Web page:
Traveling Photo Exhibit Honoring the Late Elie Wiesel Opens in Paris, Where Holocaust Survivor Nobel Laureate Began His Journalism Career
A traveling photo exhibit launched this weekend in Paris honors the life and legacy of world-renowned Holocaust survivor and Nobel Peace Prize laureate Elie Wiesel, its initiators announced.
The display features dozens of photographs of Wiesel’s family and upbringing in Sighet, Romania, and significant subsequent events, including: imprisonment at Auschwitz and liberation from Buchenwald; living in France after World War II; receiving the Nobel Prize in 1986; and Holocaust-commemoration activities.
Called “Elie Wiesel: from Sighet to Ukraine via France and Israel,” the exhibit was initiated by the international Jewish education organization for Russian-speakers, Limmud FSU, and was first displayed in Moscow in August, a month after Wiesel’s death at the age of 87. Curated by Dr. Joel Rappel, founder of the Elie Wiesel Archive at Boston University, it has since been showcased in London, New York and Jerusalem.
Limmud FSU Executive Director Roman Kogan said in a statement that his organization is proud to present the exhibit for the first time in France, where Wiesel studied and began his writing career as a journalist and, later, an acclaimed author. Kogan said, “His legacy is important for us, especially because of his contribution to the struggle of Soviet Jewry for the right to emigrate. We of Limmud FSU are also waging a struggle for the Jews from former Soviet Union, not in a physical sense but in the spiritual and educational sphere. The work of strengthening our Jewish identity is the struggle of our generation.”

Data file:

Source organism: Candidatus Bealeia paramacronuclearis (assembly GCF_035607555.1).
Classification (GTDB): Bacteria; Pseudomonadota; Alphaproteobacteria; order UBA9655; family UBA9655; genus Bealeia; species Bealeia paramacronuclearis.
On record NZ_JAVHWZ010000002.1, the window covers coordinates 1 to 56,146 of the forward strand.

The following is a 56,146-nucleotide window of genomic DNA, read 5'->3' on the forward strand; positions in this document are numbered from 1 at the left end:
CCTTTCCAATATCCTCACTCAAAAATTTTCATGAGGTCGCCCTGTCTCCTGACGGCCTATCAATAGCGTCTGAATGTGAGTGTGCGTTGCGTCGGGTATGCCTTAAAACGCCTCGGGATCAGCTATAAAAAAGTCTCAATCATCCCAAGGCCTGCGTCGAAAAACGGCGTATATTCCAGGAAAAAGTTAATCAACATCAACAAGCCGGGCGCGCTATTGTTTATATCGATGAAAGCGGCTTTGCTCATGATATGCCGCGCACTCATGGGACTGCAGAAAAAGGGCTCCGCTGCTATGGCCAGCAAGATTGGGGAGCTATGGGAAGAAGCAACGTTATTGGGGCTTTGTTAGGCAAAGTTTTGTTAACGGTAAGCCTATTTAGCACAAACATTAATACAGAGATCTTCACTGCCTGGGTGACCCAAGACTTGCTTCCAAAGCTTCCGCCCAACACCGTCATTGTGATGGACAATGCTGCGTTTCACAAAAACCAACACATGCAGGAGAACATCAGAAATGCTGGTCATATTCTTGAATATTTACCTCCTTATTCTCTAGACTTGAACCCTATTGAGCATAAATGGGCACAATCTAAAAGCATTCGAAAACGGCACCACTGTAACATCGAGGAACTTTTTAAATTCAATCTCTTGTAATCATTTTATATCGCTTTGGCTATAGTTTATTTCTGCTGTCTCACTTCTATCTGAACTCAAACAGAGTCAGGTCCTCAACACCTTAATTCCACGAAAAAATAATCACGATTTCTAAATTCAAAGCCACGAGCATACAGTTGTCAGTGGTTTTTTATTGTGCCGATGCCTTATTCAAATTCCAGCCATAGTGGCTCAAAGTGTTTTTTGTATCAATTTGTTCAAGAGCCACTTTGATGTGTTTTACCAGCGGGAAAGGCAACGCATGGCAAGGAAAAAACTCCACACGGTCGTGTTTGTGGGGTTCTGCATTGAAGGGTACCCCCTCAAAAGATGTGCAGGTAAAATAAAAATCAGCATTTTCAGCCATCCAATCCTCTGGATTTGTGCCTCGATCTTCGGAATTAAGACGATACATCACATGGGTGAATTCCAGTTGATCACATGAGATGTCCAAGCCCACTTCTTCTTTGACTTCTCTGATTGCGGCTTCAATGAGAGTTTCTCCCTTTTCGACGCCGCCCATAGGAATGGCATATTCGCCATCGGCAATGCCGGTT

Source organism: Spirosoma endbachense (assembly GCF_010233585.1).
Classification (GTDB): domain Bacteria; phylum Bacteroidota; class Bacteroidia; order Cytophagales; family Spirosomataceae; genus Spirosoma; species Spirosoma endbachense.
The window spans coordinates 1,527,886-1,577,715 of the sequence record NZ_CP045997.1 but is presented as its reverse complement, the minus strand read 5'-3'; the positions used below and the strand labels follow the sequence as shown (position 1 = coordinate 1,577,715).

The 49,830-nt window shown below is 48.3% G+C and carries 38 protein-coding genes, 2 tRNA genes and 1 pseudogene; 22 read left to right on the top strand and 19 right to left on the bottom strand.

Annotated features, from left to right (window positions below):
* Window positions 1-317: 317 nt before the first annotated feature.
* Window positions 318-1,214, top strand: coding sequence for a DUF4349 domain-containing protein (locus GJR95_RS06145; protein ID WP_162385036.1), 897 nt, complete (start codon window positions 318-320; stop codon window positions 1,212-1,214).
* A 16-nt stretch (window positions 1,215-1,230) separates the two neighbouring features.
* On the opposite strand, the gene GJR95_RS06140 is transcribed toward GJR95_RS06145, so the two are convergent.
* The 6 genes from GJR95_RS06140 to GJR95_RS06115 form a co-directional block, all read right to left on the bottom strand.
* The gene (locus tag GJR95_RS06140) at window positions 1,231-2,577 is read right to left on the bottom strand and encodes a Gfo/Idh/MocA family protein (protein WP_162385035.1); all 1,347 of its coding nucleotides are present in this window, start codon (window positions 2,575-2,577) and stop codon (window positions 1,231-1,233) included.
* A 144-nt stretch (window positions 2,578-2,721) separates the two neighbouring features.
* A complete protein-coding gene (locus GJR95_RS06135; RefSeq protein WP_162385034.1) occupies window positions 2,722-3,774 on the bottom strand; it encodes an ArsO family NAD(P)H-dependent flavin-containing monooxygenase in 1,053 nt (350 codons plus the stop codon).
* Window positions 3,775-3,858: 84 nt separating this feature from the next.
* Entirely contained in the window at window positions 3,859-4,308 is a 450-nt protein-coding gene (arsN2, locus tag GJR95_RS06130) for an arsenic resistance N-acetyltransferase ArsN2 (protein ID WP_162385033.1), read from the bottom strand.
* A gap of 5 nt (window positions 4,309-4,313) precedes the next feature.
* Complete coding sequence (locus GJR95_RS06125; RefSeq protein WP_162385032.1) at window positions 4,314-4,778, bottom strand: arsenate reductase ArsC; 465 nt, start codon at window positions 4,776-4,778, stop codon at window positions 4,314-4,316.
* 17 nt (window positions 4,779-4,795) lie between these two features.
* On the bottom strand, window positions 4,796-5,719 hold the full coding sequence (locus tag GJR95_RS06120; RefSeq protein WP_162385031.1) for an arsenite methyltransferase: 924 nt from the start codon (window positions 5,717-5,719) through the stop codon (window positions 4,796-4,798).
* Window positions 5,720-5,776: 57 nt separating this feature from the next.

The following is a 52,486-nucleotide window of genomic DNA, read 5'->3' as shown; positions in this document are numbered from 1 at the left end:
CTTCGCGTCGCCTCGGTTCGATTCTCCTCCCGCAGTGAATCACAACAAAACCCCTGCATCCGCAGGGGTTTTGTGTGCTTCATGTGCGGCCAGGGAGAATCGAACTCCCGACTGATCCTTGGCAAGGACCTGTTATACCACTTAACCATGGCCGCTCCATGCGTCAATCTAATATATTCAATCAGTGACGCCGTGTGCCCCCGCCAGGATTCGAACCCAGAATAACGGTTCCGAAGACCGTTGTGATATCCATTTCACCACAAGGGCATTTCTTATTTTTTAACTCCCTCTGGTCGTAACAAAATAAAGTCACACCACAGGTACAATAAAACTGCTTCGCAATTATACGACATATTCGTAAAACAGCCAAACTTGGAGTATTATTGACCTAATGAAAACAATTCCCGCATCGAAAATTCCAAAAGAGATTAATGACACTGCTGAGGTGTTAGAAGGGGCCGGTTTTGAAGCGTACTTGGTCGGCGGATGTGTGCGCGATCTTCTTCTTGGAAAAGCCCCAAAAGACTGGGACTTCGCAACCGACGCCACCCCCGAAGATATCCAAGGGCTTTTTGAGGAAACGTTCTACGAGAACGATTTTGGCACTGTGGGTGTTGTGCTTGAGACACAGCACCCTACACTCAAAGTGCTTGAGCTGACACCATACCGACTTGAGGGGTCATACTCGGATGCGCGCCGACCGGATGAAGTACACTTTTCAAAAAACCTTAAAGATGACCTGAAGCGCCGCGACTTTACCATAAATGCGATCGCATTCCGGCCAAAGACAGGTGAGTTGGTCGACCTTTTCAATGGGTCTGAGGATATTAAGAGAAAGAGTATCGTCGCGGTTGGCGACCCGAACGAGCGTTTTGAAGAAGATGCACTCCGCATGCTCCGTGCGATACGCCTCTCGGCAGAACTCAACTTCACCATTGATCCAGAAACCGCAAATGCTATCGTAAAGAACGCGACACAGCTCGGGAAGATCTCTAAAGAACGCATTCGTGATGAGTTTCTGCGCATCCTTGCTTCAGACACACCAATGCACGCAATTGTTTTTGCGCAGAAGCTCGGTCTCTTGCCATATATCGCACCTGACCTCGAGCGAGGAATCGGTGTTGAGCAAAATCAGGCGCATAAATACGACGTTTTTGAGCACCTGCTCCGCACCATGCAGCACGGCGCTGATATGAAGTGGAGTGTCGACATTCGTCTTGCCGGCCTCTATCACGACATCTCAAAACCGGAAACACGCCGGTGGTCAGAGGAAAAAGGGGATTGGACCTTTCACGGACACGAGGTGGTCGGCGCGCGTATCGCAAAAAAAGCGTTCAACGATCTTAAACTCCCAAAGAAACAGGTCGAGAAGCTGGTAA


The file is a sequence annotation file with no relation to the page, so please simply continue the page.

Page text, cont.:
More than 600 officials and other guests attended the exhibit’s opening ceremony over the weekend, including French Ambassador to Denmark François Zimeray, who said that he and Wiesel “met each other frequently and discussed many subjects, especially those related to the subject of universal human rights.”
“I miss him so much,” said Zimeray, a survivor of the Copenhagen shooting attacks in February 2015, the first at the “Art, Blasphemy and Freedom of Expression” cultural event and the second outside the city’s Great Synagogue. “Today we are aware of a serious and dangerous situation of human rights violations, such as terrorism, for example, and therefore the Jewish community tends to close itself and keep its distance from the wider world, from humanity. And this should not happen. We must stay together; it will make us stronger.”